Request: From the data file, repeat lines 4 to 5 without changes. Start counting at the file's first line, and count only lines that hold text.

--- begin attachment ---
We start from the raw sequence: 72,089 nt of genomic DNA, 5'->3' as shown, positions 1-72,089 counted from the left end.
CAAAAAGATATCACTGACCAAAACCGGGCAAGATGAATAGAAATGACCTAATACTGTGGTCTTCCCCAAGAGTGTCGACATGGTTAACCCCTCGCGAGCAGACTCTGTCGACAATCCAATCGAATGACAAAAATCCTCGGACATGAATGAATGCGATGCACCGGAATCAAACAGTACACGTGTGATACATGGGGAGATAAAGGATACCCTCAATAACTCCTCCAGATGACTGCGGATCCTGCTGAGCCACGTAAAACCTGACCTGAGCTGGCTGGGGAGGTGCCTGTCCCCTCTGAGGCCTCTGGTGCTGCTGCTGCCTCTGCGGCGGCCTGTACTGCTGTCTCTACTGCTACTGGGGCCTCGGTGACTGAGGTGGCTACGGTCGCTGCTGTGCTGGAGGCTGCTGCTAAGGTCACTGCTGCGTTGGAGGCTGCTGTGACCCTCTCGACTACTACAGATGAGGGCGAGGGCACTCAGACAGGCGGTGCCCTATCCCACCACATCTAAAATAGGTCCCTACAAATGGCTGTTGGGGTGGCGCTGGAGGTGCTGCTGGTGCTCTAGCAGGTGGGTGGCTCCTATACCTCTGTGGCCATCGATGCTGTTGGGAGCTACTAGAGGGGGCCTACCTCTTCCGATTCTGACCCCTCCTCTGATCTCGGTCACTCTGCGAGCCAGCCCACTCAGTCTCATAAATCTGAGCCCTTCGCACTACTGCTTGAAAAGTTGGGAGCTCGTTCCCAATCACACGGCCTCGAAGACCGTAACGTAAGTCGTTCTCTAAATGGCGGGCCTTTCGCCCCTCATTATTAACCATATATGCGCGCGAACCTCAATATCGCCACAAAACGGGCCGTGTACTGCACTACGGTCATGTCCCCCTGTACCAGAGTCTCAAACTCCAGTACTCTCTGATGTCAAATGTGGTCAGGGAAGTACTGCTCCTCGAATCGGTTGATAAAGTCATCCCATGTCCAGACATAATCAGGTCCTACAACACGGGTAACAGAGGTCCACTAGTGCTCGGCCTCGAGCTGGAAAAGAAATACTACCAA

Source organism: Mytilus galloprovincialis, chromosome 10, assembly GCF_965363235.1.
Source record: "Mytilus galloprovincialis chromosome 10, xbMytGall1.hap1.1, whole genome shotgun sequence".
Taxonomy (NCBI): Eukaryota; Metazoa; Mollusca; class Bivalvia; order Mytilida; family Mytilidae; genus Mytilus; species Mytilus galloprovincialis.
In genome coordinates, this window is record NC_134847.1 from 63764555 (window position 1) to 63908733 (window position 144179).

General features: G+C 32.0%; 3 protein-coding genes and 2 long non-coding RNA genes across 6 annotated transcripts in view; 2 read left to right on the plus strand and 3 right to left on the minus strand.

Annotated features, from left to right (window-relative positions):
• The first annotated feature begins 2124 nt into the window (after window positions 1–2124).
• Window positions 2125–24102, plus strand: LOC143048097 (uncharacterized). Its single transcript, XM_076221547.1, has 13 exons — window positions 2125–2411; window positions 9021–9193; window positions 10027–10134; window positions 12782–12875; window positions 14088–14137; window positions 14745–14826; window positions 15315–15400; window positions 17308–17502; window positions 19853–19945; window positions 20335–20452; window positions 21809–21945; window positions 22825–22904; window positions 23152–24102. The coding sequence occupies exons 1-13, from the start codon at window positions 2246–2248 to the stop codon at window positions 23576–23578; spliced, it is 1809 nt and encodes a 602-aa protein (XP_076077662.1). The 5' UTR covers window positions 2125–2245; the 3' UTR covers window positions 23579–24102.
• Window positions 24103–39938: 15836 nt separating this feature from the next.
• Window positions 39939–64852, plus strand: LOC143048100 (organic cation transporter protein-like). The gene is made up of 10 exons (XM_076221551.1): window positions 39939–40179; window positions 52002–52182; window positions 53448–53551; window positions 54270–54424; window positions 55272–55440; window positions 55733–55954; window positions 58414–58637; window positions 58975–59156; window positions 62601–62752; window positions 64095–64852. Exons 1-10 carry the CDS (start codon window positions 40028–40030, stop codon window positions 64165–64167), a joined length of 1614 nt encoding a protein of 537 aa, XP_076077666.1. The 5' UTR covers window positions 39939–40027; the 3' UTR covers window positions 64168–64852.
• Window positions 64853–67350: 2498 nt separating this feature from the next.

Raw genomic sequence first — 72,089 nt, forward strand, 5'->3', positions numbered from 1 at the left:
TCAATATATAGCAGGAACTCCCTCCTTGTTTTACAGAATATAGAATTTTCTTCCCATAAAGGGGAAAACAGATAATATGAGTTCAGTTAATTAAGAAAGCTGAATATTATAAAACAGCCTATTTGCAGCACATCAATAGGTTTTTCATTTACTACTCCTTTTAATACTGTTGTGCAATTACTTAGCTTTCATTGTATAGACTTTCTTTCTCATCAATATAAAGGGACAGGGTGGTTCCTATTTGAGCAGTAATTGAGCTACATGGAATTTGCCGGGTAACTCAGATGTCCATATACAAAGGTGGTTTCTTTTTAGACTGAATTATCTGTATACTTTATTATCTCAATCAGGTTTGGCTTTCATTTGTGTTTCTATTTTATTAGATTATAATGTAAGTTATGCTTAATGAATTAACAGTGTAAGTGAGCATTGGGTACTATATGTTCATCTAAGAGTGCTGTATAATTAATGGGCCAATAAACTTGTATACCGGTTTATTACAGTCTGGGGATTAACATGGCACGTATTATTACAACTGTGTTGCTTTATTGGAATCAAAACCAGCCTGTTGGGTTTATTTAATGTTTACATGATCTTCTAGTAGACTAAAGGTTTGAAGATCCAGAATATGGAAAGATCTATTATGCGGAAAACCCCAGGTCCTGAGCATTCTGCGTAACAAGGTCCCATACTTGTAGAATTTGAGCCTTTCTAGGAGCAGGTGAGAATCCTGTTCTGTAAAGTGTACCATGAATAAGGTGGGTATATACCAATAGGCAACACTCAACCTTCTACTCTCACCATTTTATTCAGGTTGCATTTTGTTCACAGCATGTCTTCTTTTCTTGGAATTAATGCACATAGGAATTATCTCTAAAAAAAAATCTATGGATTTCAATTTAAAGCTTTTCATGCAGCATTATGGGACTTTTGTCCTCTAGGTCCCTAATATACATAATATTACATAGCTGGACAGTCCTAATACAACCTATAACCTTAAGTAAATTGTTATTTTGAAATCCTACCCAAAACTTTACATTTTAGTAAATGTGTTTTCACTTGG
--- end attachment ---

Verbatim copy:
Source record: "Mytilus galloprovincialis chromosome 10, xbMytGall1.hap1.1, whole genome shotgun sequence".
Taxonomy (NCBI): Eukaryota; Metazoa; Mollusca; class Bivalvia; order Mytilida; family Mytilidae; genus Mytilus; species Mytilus galloprovincialis.